Worn-in leather looks better with jeans than it does with a suit. Thicker, bulkier straps are better with casual outfits as well.
Glossy, slim, and thin leather bands are better with formal attire, and don’t pair as easily with denim and other casual clothes.
Classic metal bands can go either way, but if your watch is sport-specific (chronographs, divers, etc.) it’s meant for more casual wear, or that particular sport.
If you want versatility…
If you’re looking for a versatile alternative that can work well with a number of outfits, consider buying a simple watch with a leather or metal band and uncomplicated dial.
If you look online, there are countless photos of higher-end watches on nylon NATO straps, a perfect example of versatility and a high-low mix.
Some brands (like The Fifth) include an extra leather strap with each watch. Pretty great deal, if you ask me.
This band strategy will allow you to use your one watch in a variety of situations, from casual to formal, and anything in between.
Shortcut: A few clear-cut combos
If you can identify your wristwatch as any one of these combinations, then it should be easy to determine whether or not it’s appropriate to wear with the outfit you’ve chosen.
- Simple dial, roman or stick indices, glossy leather or exotic hide strap? Dressy.
- Digital interface, rubber strap? Sport.
- Complicated dial, casual band (e.g. rubber, NATO, metal, worn-in leather)? Sport or casual.
- Specific purpose (e.g. diver, chronograph)? Sport or casual.
Not as clear-cut a decision? Look down.
Dressy casual? “Creative” Black Tie? Which wristwatch do I wear?
If you’re all dressed, there’s a good chance you already have your shoes on, or at the very least, know which pair you’ll be wearing.
Where do your shoes fall on the formality scale?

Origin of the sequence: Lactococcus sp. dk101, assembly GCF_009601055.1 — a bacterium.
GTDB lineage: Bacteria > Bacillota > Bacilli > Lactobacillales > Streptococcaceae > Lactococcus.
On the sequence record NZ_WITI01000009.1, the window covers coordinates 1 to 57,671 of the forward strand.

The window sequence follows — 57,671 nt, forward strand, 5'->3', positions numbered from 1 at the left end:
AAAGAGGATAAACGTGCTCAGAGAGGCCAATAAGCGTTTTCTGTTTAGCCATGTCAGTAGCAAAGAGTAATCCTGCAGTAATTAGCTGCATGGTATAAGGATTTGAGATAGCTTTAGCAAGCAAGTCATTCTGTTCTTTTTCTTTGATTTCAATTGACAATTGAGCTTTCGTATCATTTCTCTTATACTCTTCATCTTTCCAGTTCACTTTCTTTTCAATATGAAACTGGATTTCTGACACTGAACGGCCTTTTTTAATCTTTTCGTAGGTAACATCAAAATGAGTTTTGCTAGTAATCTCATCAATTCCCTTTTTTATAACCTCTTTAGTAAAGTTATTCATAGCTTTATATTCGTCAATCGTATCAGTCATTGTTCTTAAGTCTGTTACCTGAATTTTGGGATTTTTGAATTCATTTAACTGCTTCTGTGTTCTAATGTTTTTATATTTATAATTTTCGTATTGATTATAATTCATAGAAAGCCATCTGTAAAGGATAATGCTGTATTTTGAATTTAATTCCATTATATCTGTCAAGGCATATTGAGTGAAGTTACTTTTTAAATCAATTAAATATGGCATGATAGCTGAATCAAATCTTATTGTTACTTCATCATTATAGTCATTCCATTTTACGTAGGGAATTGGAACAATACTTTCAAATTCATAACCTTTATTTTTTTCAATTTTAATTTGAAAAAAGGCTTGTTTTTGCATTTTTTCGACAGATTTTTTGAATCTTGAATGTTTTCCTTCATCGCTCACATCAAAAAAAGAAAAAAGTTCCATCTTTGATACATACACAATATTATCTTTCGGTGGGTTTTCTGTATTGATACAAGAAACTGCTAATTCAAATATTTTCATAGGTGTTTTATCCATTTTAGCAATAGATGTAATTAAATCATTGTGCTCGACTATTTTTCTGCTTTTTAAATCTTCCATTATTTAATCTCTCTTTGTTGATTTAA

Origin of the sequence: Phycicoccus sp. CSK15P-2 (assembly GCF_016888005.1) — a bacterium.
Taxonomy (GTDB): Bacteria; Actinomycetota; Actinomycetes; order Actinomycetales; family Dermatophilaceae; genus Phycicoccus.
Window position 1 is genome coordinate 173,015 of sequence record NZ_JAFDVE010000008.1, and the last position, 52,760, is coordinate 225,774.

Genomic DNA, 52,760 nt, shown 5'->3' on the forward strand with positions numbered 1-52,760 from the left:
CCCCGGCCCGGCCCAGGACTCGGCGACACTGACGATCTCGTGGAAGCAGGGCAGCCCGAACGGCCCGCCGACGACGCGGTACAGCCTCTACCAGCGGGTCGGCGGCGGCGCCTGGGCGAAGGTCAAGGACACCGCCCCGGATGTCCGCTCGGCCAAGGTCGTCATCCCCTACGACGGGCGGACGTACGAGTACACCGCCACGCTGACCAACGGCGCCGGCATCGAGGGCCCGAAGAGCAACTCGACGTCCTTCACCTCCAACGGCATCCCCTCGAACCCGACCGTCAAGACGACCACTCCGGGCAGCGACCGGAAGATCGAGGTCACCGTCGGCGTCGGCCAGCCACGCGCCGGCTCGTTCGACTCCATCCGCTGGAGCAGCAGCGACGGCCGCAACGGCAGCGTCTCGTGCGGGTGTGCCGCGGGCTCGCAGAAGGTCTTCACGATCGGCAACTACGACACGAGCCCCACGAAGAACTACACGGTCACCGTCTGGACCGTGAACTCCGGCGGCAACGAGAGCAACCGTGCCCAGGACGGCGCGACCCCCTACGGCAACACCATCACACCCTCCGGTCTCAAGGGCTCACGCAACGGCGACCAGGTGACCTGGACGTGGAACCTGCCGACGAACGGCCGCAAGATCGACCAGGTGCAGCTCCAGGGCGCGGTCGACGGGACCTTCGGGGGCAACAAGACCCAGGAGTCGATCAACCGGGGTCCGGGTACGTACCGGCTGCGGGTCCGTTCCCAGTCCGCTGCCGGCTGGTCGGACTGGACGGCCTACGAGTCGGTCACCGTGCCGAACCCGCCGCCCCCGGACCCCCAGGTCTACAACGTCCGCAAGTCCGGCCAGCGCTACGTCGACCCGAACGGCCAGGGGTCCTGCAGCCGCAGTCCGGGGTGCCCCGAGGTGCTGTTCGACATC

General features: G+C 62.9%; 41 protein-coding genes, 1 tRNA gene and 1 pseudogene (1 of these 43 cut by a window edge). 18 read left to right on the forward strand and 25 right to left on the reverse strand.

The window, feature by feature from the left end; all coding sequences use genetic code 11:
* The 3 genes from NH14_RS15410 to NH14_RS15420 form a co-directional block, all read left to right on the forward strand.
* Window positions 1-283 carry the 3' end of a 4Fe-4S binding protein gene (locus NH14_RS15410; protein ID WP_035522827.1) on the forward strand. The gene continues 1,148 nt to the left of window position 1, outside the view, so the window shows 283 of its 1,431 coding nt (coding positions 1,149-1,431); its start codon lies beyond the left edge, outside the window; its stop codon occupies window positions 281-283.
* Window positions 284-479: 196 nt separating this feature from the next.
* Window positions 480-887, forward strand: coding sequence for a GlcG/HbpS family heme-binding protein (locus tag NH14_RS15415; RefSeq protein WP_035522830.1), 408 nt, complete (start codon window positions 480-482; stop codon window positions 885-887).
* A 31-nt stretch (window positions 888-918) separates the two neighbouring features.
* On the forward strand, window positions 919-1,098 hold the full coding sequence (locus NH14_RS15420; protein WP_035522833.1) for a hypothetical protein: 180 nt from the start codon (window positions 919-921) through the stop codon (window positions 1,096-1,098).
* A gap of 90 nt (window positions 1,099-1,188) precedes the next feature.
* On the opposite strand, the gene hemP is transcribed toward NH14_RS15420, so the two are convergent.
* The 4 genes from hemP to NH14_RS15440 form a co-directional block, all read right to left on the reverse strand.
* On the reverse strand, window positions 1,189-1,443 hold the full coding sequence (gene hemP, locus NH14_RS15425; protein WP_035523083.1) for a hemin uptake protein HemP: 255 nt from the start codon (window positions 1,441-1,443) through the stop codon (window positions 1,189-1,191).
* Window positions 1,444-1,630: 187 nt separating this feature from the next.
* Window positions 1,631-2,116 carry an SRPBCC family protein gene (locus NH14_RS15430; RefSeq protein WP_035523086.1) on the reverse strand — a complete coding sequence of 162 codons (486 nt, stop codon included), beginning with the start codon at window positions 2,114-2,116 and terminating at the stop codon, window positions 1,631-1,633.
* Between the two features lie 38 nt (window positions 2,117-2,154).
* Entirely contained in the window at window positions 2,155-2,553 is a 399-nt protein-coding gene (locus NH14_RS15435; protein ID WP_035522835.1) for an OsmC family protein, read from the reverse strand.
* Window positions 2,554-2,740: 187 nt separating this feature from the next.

If your shoes are formal (i.e. black oxford cap toes), go with a formal-looking watch.
If your shoes are casual (sneakers, boots, boat shoes) then your watch should also be casual, or all-purpose.
What if you’re wearing cognac-colored loafers? There’s a good chance your outfit is dressy casual, so avoid your digital Casio. Stick with something that has the same level of formality.
Want to make it even easier? Simply match the leather.
Black leather shoes? Choose your watch with the black leather strap.
Brown chelsea boots? Choose the watch with a brown leather strap, or one with the same level of formality, like a metal band fashion watch.
Luckily, it’s tough to mess up
For the most part, you can’t go wrong, as long as you don’t mix up two pieces from opposite ends of the formality spectrum.
In the end, you don’t want to think about it too much. Remember, dressing well should be enjoyable and, for the most part, effortless. No one’s gonna notice if your watch is slightly more elevated than the rest of your outfit, or vice versa.
Pay attention to key details in your watches, and you’ll have an easy time picking out the right one so your whole look is cohesive and well-put-together.
The Fifth has a great collection of minimal, classically-designed wristwatches—and like I mentioned earlier, their newest New York collection comes with interchangeable straps. Their styles range from casual to formal, so make sure to check them out.
The watches are only available from the fifth to the tenth of each month. Last month, a few of their styles sold out completely. Your best bet would be to get on their VIP list to snag early access and guaranteed availability.
What other hangups do you have with choosing the right watch for your wardrobe? How about your other accessories? Any trouble there?
Let me know in the comments below!
All photos via their respective owners.